Tuesday, December 13, 2011

Elves, elves, everywhere!

I have further excuse for giving "Holiday Season 2011"  a squinty, slightly cynical "grain of salt" once over.

At the annual cookie bake this past Friday, my mom lent me a copy of David Sedaris's Holidays on Ice. The collection includes Sedaris's now infamous "Santaland Diaries," which chronicles the Christmas season he spent working at Macy's, along with several other holiday essays and short stories. 

Now, ladies and gentlemen, if you live in a cabin in the middle of the woods, far removed from the onslaught of CHRISTMAS! that television and other media spew out at America from about November 1st onward, reading David Sedaris is going to give you a slightly skewed perspective on the whole holiday season. Rather than focusing on the warm fuzziness that's meant to bond us all during these snowy, present filled days, Sedaris tends to highlight the strange (and often strained) absurdity that really makes the holidays a universal experience.  He is snarky, irreverent, and often downright ridiculous.

Since posting last week about this holiday season taking a little longer than usual to kick in for me, I've found many others who are feeling a little low on the Christmas cheer meter so far. (We must not be singing loud enough!) This most wonderful time of the year can bring about a lot of unique stress - presents and subsequent money worries, get-togethers, winter driving, balancing family time and work obligations - that doesn't happen any other time of the year. Keeping hold of the reigns of the holiday season is tricky, exhausting, and sometimes, just downright impossible.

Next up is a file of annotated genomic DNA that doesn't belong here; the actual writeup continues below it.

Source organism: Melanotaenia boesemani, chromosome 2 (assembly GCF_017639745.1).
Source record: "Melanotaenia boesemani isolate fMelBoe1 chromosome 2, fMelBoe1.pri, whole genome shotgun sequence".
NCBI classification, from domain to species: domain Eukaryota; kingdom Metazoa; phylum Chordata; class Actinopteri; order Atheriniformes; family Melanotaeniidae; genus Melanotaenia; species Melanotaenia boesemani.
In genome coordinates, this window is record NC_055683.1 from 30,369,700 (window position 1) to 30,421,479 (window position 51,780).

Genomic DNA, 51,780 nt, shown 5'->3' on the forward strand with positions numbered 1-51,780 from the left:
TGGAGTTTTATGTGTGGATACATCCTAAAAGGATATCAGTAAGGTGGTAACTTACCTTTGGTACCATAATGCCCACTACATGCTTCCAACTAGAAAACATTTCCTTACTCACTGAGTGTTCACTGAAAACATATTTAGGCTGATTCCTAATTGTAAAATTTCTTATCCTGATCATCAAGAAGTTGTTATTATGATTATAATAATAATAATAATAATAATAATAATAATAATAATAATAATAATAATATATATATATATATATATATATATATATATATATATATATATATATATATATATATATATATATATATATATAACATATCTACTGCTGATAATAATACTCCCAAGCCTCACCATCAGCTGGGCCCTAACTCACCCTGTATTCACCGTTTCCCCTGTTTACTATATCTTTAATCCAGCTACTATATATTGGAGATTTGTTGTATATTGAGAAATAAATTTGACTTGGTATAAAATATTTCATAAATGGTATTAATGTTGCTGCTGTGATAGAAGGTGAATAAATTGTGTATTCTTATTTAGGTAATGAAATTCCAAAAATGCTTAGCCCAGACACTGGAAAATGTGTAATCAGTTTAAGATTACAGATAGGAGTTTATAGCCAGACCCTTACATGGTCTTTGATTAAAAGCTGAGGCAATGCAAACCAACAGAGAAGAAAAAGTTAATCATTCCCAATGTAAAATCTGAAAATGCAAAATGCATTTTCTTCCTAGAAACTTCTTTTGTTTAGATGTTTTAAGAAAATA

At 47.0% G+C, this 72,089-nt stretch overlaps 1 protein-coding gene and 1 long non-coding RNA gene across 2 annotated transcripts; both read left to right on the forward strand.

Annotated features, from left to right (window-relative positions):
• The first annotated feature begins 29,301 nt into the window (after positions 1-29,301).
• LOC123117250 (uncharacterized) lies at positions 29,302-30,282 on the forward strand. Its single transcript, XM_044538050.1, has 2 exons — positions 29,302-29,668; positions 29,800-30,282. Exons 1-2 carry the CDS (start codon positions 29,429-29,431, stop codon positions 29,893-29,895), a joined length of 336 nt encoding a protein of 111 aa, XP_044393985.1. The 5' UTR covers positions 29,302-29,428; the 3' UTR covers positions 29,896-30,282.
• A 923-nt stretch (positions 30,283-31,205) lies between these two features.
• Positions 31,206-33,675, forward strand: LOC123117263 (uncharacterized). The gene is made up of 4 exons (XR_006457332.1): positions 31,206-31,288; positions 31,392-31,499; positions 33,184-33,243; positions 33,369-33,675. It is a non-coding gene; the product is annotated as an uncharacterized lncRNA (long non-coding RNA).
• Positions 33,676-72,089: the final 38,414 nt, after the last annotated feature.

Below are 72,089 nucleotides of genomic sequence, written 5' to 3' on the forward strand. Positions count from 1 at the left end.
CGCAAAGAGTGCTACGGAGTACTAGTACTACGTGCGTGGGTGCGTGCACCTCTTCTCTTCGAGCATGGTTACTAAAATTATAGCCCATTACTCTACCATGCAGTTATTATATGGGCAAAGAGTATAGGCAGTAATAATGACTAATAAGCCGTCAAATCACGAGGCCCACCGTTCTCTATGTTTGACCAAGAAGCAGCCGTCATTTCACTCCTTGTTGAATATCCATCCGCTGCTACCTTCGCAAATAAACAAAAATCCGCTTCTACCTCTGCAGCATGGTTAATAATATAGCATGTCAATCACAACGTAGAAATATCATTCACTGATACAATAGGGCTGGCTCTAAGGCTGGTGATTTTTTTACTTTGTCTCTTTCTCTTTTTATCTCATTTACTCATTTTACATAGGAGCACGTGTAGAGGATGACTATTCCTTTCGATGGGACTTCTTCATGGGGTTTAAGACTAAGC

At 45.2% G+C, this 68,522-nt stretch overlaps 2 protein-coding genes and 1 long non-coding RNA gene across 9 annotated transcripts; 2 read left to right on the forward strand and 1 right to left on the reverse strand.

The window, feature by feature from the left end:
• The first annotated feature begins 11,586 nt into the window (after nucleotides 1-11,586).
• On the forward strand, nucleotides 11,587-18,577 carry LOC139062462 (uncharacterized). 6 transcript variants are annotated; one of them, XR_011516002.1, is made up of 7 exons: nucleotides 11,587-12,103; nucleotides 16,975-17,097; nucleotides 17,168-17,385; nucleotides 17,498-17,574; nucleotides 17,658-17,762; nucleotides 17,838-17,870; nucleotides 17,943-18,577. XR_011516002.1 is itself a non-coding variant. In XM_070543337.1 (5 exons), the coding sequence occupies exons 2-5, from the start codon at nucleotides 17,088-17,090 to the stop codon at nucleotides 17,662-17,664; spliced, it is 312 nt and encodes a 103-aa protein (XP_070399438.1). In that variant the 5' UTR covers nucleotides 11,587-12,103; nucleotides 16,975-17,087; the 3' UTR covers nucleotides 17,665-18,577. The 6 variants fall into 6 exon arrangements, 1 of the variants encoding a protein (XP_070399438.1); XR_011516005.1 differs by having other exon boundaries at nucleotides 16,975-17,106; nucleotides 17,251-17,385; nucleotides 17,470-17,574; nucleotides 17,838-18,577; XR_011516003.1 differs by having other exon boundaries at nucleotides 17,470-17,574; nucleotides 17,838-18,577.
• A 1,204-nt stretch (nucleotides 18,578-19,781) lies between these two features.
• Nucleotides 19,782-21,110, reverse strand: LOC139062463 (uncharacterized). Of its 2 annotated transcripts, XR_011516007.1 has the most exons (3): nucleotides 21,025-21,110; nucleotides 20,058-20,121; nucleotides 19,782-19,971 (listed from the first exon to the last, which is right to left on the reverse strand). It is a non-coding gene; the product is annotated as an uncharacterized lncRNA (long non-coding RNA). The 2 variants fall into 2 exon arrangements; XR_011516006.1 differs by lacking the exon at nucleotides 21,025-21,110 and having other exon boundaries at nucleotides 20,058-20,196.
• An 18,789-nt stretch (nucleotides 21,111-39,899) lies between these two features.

So I posted the line from Elf that pays homage to "Santaland Diaries" on Facebook to see if anyone else was feeling rather Crumpet-ish. (Crumpet was Sedaris's elf name.)

Instead this happened:

An honest to goodness Elf quote off.

It reminds me of, what I personally think, is the wisest part of Sedaris's "Santaland Diaries", the part when he acknowledges just how alike all humans are:

All of the adults ask for a Gold Card or a BMW and they rock with laughter, thinking they are the first person brazen enough to request such pleasures.


Santa says, I'll see what I can do.


All of us take pride and pleasure in the fact that we are unique, but I'm afraid that when all is said and done the police are right: it all comes down to fingerprints.

But being alike isn't necessarily a bad thing. In fact, when it comes to Elf quote-offs, it can be downright comforting. 

What's your favorite holiday reading material? What's your favorite holiday movie? 

5 comments:

  1. Well, I do love Elf. Love A Christmas Story and Scrooge, the George C . Scott version. Favorite holiday reading material is Rosamunde Pilcher's "Winter Solstice." It's the only book I've read more than once. It just puts me in a wintery mood!

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  2. An "Elf" quote off. That's too awesome.

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  3. Thanks! I was debating what Christmas movie to watch while I ate my hot, delivered pizza.

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  4. I love finding myself on your blog.

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  5. My housemates introduced me to Emmet Otter's Jug-Band Christmas by Jim Henson--fantastic, particularly the outtakes.
    For the record, I also elfed at Macy's (first Daytons-turned-Marshall Field-turned-Macy's). And I can attest to both the lovely cheery side of families dressed up for a Santa brunch... and also Santa who smelled like a pack of cigarettes and his boozy assistant. I usually was making reindeer antler balloon hats. I did get mobbed my first year when we were understaffed--not a lot of Christmas spirit from the parents then.

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